During his opening presentation about the Symphony No. 2 by Gustav Mahler, Signature Symphony music director Andrés Franco made several references to the amount of time it takes to perform this particular piece of music.
He twice mentioned that it takes close to 90 minutes to perform the work in its entirety, that the first movement lasts as long as some complete symphonies by Mozart, that the final movement last about 35 minutes.
However, the passion, energy and, yes, artistry with which Franco and the 200 or so musicians and vocalists who shared the VanTrease PACE stage Saturday night, the Symphony No. in C Minor, the "Resurrection," seemed to fly by.
The performance, which was the final concert of the orchestra's 2018-2019 season, had all the sonic power one could imagine an ensemble this size could produce, and under Franco's deft direction, that power was presented in a focused and often exhilarating way.
Mahler once described the symphony as being a trio of questions — "Why have you lived?" "Why have you suffered?" "Is life some kind of huge, awful joke?" — that get their answer in the symphony's final two movements, which add the human voice to the mix — at first, the tentative, solitary sound of a lone mezzo-soprano sending up a prayer-like song (performed with breathtaking beauty and feeling by Clara Osowski) of hope for resurrection, followed later by a thunderously triumph chorale.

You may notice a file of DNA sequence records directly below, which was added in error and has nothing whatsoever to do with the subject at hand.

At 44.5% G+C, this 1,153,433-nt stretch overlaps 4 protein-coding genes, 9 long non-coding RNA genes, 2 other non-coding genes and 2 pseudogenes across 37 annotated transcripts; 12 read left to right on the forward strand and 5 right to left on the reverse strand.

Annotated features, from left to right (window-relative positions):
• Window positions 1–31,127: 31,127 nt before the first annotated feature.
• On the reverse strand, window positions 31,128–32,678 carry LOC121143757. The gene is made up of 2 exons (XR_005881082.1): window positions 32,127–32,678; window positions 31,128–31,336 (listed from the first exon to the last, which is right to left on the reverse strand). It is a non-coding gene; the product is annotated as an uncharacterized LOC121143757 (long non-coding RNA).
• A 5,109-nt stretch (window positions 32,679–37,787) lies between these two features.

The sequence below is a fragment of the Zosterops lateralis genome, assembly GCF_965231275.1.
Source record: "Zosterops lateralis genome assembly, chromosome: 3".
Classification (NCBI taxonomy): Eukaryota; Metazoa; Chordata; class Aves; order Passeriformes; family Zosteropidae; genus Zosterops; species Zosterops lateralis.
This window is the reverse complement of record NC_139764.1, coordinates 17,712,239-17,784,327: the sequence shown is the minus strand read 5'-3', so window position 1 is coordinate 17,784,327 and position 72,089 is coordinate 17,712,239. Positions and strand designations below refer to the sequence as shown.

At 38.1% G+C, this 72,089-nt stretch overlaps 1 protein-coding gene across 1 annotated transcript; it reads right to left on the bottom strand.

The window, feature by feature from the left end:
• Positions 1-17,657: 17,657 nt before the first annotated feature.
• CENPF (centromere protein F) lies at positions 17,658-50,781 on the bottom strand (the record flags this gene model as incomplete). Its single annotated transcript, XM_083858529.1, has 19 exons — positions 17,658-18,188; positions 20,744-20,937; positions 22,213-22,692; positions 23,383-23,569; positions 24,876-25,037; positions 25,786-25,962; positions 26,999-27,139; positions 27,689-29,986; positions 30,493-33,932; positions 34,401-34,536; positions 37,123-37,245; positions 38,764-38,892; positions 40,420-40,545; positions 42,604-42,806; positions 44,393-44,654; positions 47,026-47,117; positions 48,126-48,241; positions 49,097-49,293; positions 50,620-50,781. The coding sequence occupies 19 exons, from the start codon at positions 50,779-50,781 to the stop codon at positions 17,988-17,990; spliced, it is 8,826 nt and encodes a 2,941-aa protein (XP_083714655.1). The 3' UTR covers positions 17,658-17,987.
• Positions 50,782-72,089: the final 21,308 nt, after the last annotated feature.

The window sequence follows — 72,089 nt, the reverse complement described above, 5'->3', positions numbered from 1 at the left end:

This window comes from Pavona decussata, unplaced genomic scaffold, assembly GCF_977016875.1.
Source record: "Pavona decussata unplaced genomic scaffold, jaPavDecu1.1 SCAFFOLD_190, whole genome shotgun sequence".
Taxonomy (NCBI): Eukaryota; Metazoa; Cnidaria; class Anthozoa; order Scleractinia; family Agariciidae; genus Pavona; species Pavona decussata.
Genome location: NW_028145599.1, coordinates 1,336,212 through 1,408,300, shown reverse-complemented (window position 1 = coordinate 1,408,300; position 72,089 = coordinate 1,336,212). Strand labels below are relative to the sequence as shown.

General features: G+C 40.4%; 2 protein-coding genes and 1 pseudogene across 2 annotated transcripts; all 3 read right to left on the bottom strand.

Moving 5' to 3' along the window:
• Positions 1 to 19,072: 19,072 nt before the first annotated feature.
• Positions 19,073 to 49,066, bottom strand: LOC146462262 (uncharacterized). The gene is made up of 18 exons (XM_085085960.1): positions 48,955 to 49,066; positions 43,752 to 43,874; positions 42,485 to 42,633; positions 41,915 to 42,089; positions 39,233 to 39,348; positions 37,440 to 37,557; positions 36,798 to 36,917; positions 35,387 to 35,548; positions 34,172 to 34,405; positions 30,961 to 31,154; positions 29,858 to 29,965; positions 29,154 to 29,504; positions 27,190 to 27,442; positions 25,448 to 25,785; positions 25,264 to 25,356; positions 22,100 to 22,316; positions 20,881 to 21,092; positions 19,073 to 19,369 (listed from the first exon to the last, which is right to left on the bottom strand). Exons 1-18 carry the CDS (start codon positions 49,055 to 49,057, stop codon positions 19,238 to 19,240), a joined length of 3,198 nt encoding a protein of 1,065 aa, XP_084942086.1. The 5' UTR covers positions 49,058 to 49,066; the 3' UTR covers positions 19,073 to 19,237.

But one didn't need to know these things not to understand that something more than mere music was going on in this performance, what with the shrieks and wallops that mark the death throes and funeral marches of the first movement, the sarcastic grotesqueries of the third movement, sandwiched around the almost Schubertian serenity of the second movement.
All comes together in the finale, with soprano soloist Maria Lindsey and a combined chorus made up of the Signature Chorale, the University of Tulsa Chorale, and the University of Tulsa Cappella Chamber Singers extolling the hope that the pain of life will at some point be left behind, as the orchestra hits a climactic note of almost apocalyptic power.
Was it a note-perfect performance? No — there were more than a few nits one could pick if one wanted. What the Signature Symphony's performance was, however, was an emotionally perfect performance. And, when the subject is the reality of death and the hope of resurrection, emotion is what matters, and that is what Andrés Franco and the Signature Symphony delivered.